Darwin did not originate the idea of evolution. Before his time, most people believed that species were “fixed,” that they had all been created exactly as they were now. But by the early 1800s the idea that species changed over time was in the air, even discussed within his own family. A major cheerleader for it was none other than Darwin’s own quirky grandfather. In 1794, Erasmus Darwin published
Zoönomia
, a book in which he clearly proposed that species were not fixed but transmutating or changing. In 1800, Jean-Baptiste Lamarck, biologist and professor of zoology in Paris, began outlining the first complete theory of evolution. France, in fact, claims Lamarck (not Darwin) as the founder of evolution. Lamarck figured out that all current species had gradually developed from a few much simpler ones. But he had no real explanation for how and why this occurred. Because he guessed that all species had a natural drive to improve themselves, Lamarck believed creatures somehow willed changes that would be passed on to their offspring.
A more direct influence on Darwin was Charles Lyell, the eminent English geologist. His theories about continuous changes in the earth encouraged Darwin’s ideas about continuous biological change. Thomas Huxley, later to be known as Darwin’s Bulldog, wrote that Lyell was “the chief agent in smoothing the road for Darwin.”
Then there was Thomas Malthus, an English scholar of political economy. Malthus wrote about the consequences of human population increasing to the point where the number of people exceeds the available food supply. The result? People would have to compete for food, and those who lost the fight would not survive. Darwin saw that he could apply Malthus’s ideas to plants and animals.
Darwin’s genius idea was the theory of natural selection. Natural selection means that in nature, purely by chance, some members of a species will be born with traits that better enable them to survive long enough to bear young. Over time, after many generations, all members of that species will have inherited these “good” traits. They will have evolved into a new species.
What is a species? Creatures belong to the same species if they can reproduce with each other. Dogs

all breeds

are only one species. But lions and tigers are separate species.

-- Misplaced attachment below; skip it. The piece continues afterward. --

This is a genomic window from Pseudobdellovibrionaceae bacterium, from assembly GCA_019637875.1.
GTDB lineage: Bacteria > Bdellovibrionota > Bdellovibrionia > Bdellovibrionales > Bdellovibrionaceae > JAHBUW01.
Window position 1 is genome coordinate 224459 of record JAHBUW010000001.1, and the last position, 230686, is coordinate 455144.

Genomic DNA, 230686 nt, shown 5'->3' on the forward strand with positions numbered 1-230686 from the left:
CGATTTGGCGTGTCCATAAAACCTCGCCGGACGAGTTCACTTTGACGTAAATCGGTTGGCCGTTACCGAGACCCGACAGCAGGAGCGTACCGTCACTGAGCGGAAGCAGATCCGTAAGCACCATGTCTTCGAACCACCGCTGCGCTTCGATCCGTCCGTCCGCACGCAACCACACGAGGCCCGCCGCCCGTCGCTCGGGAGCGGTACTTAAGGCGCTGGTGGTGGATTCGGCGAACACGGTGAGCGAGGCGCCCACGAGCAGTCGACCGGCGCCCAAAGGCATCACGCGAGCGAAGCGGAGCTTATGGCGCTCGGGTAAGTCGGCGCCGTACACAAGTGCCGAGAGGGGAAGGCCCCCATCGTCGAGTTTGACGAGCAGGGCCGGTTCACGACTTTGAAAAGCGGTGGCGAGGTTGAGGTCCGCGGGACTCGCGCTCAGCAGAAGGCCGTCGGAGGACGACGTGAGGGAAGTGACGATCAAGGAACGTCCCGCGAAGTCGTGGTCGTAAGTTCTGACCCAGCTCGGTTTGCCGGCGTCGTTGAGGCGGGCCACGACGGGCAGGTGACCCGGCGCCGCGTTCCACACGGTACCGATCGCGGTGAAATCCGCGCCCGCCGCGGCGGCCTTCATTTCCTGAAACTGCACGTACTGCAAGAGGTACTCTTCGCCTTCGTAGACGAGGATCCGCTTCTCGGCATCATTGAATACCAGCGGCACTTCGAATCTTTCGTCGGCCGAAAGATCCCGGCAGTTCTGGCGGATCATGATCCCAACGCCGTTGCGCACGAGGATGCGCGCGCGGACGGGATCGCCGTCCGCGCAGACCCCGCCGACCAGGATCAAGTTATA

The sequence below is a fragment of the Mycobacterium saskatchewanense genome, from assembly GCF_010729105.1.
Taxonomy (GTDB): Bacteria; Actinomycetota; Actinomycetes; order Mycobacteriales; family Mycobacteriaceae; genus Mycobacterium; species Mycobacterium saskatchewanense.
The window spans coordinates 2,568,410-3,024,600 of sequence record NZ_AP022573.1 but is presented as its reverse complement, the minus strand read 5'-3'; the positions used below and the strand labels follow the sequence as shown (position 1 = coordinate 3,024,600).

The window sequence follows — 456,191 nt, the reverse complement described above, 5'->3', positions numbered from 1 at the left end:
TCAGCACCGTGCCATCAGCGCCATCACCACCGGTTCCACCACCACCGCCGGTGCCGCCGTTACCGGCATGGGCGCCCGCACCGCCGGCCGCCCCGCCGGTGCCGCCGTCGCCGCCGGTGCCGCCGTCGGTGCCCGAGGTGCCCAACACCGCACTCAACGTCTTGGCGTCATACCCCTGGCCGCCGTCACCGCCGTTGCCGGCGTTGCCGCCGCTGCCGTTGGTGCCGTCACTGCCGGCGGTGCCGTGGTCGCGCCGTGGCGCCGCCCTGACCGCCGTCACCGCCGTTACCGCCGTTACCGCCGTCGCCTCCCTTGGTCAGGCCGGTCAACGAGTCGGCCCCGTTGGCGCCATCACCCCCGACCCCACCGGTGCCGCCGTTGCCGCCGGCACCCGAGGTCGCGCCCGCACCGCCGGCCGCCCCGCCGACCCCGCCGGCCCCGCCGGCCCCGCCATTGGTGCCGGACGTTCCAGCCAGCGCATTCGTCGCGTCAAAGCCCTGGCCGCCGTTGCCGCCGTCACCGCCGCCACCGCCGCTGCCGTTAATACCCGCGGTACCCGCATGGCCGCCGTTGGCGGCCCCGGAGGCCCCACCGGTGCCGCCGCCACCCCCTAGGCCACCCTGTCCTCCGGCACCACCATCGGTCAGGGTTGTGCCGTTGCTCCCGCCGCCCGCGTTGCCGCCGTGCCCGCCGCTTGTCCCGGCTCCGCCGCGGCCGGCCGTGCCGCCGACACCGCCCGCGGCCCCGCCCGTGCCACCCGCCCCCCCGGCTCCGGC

Natural selection showed
how
evolution worked and explained why. Then Darwin supplied, in a way no one else could have, mountains of evidence for his theory.
“I am a complete millionaire in odd and curious little facts,” he cheerfully admitted. His interest in nature was unlimited (except for dissection of the human body), and it allowed him to see things more specialized people didn’t.
Darwin was lucky.
At the age of twenty-two, he was offered the chance to sail around the world on the HMS
Beagle
. This voyage to exotic places jump-started his ideas about species.
He was also rich, always financially secure. He never needed a paying job; there was no university he had to answer to, no agenda other than his own, interpreting objectively what he observed. “A scientific man ought to have no wishes, no affections

a mere heart of stone,” he said, meaning a scientist had to remain objective, report what the evidence showed, even when the results were controversial.
Darwin lived in the right place at the right time

Queen Victoria of England, who ruled from 1837 to 1901, gave her name to an era of peace and prosperity, allowing for the rise of an educated middle class hungry for knowledge. The theme of this era was progress. It was during Victorian times that “natural philosophers” came to be called “scientists”; science became a profession, not a hobby.
And Darwin was just so nice. Lively and compassionate, he always found people wanting to help him, even as a teenage beetle collector. On the
Beagle
’s marvelous voyage around the world, the entire crew and captain aided Darwin on his collecting missions. Once he published
Origin
, he retreated to his estate, leaving it to friends to publicize and defend his book.
Darwin hated confrontation. Yet he wasn’t a wimp. Rather, he said, “I am like a gambler, and love a wild experiment.” Indeed, he once wrote, “I cannot bear to be beaten.”
Up to the end of his life, Darwin adapted and evolved

and his ideas survived.
CHAPTER ONE
The Dashing Darwin Brothers
WORMS CHURNING SOIL under the lawn, butterflies and bees flitting about the wildflowers, beetles scuttling under logs, birds chirping everyone awake. . . . No wonder Charles Darwin first fell in love with the natural world in the very place he was born.
Nature thrived at The Mount, the Darwin family estate in rural Shrewsbury, England. Born there on February 12, 1809, the fifth of six children, Charles grew up in a large lovely house. It overlooked the river Severn, the longest river in Great Britain. Thanks to its moderate climate, Shrewsbury is called the “Town of Flowers.” As Darwin got older, nearby green fields and dense woods beckoned him to explore.
Shrewsbury is remote. It is one hundred and fifty miles from the teeming mass of humanity called London. With Great Britain poised to become the world’s first industrialized nation, factories, new canals, and bridges were springing up all over. But not in Shrewsbury. It remained a sleepy village. At Darwin’s birth, so much of what is part of modern existence

electricity, anesthetics, photographs, trains, telegraphs, and telephones

did not yet exist, but all would come during his life.
BOOK: Charles Darwin*